inhibitory T cell receptor; T cell exhaustion; Cancer; T cells; transcriptional profiling; immunotherapy
Trefny Marcel P., Rothschild Sacha I., Uhlenbrock Franziska, Rieder Dietmar, Kasenda Benjamin, Stanczak Michal A., Berner Fiamma, Kashyap Abhishek S., Kaiser Monika, Herzig Petra, Poechtrager Severin, Thommen Daniela S., Geier Florian, Savic Spasenija, Jermann Philip, Alborelli Ilaria, Schaub Stefan, Stenner Frank, Früh Martin, Trajanoski Zlatko, Flatz Lukas, Mertz Kirsten D., Zippelius Alfred, Läubli Heinz (2019), A Variant of a Killer Cell Immunoglobulin-like Receptor Is Associated with Resistance to PD-1 Blockade in Lung Cancer, in Clinical Cancer Research
, 25(10), 3026-3034.
Läubli Heinz, Balmelli Catharina, Kaufmann Lukas, Stanczak Michal, Syedbasha Mohammedyaseen, Vogt Dominik, Hertig Astrid, Müller Beat, Gautschi Oliver, Stenner Frank, Zippelius Alfred, Egli Adrian, Rothschild Sacha I. (2018), Influenza vaccination of cancer patients during PD-1 blockade induces serological protection but may raise the risk for immune-related adverse events, in Journal for ImmunoTherapy of Cancer
, 6(1), 40-40.
Thommen Daniela S., Koelzer Viktor H., Herzig Petra, Roller Andreas, Trefny Marcel, Dimeloe Sarah, Kiialainen Anna, Hanhart Jonathan, Schill Catherine, Hess Christoph, Savic Prince Spasenija, Wiese Mark, Lardinois Didier, Ho Ping-Chih, Klein Christian, Karanikas Vaios, Mertz Kirsten D., Schumacher Ton N., Zippelius Alfred (2018), A transcriptionally and functionally distinct PD-1+ CD8+ T cell pool with predictive potential in non-small-cell lung cancer treated with PD-1 blockade, in Nature Medicine
, 24(7), 994-1004.
Läubli Heinz, Koelzer Viktor H., Matter Matthias S., Herzig Petra, Dolder Schlienger Béatrice, Wiese Mark Nikolaj, Lardinois Didier, Mertz Kirsten D., Zippelius Alfred (2017), The T cell repertoire in tumors overlaps with pulmonary inflammatory lesions in patients treated with checkpoint inhibitors, in OncoImmunology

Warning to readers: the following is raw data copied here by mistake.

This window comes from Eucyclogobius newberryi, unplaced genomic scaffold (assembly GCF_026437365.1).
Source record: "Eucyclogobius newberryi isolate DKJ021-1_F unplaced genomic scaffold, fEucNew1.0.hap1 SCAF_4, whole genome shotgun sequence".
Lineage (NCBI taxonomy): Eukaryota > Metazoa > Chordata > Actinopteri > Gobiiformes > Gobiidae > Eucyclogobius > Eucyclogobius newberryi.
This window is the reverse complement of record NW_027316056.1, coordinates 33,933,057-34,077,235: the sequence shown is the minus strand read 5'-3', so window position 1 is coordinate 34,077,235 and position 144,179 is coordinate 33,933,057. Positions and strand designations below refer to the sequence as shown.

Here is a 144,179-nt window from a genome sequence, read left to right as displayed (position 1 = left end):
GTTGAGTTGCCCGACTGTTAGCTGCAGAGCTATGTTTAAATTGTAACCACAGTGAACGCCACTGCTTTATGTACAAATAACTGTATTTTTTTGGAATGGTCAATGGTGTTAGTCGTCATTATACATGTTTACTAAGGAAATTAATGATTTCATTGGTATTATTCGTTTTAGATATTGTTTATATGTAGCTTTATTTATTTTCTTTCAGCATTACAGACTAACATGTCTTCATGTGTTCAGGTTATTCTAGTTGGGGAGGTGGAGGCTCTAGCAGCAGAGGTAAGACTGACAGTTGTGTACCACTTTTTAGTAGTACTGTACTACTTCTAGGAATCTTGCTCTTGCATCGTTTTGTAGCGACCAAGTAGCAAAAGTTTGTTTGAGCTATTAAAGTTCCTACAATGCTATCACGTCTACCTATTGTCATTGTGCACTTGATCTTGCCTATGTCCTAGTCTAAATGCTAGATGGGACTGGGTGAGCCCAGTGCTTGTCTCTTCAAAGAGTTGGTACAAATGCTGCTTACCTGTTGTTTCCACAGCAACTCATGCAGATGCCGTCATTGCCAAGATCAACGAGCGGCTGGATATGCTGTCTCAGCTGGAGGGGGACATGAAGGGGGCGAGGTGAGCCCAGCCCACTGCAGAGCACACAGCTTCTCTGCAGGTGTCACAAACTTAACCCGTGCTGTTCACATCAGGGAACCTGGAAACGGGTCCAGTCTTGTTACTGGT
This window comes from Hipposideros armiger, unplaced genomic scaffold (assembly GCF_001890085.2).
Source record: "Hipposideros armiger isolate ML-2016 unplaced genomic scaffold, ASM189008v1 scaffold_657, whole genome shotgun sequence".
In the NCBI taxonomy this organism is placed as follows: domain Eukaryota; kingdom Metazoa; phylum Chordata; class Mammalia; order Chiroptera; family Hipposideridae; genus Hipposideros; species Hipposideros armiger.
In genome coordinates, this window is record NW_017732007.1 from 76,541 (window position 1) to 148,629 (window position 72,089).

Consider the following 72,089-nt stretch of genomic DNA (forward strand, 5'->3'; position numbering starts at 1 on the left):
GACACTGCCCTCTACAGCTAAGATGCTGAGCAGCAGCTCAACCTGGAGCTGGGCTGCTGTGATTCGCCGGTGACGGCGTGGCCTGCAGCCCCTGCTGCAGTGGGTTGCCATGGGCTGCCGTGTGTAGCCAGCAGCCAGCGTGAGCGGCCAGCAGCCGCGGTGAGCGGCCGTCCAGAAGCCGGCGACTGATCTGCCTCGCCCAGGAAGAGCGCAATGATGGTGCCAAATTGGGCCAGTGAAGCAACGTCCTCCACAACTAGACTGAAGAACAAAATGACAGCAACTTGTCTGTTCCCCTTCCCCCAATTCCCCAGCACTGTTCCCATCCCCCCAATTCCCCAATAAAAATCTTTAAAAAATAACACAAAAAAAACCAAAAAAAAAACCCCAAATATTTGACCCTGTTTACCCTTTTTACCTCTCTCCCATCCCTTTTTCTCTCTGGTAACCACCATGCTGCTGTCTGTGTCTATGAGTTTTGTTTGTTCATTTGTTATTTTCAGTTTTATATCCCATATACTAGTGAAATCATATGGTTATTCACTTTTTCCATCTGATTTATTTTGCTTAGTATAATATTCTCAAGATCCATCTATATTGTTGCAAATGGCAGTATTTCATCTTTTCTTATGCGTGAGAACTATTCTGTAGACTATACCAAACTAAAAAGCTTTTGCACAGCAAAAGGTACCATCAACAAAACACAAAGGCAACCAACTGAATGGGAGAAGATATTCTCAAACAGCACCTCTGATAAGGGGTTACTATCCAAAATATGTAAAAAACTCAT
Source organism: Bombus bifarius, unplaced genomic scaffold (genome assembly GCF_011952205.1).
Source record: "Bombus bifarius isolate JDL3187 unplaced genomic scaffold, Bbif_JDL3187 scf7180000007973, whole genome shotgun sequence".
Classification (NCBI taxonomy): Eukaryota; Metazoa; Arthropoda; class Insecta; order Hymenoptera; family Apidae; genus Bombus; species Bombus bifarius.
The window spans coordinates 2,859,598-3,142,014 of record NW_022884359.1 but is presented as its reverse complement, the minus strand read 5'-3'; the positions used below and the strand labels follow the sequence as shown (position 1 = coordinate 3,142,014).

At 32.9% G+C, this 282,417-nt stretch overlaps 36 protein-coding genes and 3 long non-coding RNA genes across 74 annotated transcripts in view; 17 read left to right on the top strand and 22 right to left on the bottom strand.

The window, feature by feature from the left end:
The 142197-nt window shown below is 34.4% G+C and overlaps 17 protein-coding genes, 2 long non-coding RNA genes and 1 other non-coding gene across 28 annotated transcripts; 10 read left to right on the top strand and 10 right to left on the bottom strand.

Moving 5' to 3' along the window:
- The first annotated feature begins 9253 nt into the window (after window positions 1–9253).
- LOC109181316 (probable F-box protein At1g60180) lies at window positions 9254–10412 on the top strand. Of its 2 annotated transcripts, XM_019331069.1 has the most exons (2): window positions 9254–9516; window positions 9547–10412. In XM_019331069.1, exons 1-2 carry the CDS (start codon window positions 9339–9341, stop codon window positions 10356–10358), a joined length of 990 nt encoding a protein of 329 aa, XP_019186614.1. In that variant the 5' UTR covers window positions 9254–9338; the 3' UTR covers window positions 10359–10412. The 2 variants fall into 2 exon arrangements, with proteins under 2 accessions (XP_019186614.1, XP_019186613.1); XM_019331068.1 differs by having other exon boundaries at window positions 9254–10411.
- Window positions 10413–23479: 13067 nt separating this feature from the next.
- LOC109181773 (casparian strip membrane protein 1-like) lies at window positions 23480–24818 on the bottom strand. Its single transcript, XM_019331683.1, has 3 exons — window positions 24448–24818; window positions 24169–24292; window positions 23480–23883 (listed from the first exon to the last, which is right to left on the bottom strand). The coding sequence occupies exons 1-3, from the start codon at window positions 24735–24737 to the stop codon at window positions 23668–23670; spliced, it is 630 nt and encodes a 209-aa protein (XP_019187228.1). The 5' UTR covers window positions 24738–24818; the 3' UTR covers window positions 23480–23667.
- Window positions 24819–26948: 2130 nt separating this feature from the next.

, 7(2), e1386362-e1386362.
T cell dysfunction is increasingly recognized as an important target in cancer immunotherapy highlighted by the successful introduction of antibodies targeting inhibitory T cell receptors, such as PD-1, into the clinical setting. In this proposal, we aim at characterizing the spectrum of inhibitory signals in tumor lesions, obtained from patients with non-small cell lung cancer and epithelial ovarian cancer, to gain a broader view of inhibitory signatures, which may predict T cell dysfunction. First, we will determine the diversity and expression pattern of inhibitory receptors present on tumor-infiltrating T cells, perform a comparative analysis with T cell function and define differentially activated molecular pathways in tumor-infiltrating T cells with distinct stages of T cell activation. To illuminate the mechanisms governing T cell responsiveness, we will use multiparameter flow cytometry, T cell functional assays as well as high-throughput RNA sequencing and quantitative gene expression analysis. In a second step, we aim at developing strategies to overcome tumor-induced T cell dysfunction. To this end, we will assess the T cell stimulatory capacity of a novel (EpCAM x CD3) T cell bispecific antibody (TCB) in human tumor specimens to obtain mechanistic insights into T cell activation. To fully recover T cell function, we will use antibodies, which are capable to antagonize distinct inhibitory receptors on T cells, such as PD-1 and Tim-3. Finally, we will assess molecular and cellular mechanisms that undermine the activity of the (EpCAM x CD3) TCB in human tumors. This will allow us to dissect molecular and transcriptional events that predict and regulate resistance towards therapy with TCBs. A comprehensive view on mechanisms underlying T cell dysfunction will provide the rationale basis for optimizing T cell based therapies with the aim of complete T cell recovery, thereby unleashing the full armamentarium of effector functions in tumor-infiltrating T cells.